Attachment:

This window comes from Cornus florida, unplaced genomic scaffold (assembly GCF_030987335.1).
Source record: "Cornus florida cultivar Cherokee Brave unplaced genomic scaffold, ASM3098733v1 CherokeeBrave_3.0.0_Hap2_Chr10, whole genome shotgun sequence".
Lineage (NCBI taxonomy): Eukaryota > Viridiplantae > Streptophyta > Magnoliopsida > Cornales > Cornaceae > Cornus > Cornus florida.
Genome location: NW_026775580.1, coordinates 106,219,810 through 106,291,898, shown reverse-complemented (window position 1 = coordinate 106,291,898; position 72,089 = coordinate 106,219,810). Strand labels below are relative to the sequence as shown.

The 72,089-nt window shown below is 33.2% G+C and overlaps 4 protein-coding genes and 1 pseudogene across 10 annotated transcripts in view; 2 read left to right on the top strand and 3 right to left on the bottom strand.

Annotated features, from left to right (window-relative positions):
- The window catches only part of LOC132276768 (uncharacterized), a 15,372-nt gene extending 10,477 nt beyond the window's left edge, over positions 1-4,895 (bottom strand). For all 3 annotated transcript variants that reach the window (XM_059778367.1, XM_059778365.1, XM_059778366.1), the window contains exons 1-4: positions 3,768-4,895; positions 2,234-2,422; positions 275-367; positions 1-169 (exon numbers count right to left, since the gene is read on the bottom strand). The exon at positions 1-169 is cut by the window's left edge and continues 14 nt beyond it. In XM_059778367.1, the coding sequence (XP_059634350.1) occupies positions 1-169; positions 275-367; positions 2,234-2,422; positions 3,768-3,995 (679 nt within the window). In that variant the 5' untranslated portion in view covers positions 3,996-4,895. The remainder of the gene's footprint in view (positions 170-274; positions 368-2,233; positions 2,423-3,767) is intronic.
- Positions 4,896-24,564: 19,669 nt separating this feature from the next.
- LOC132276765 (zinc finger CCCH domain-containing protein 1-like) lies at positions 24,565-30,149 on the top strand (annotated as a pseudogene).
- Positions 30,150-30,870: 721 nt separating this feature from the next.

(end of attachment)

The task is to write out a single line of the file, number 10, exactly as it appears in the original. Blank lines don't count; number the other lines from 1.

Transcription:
- Positions 30,150-30,870: 721 nt separating this feature from the next.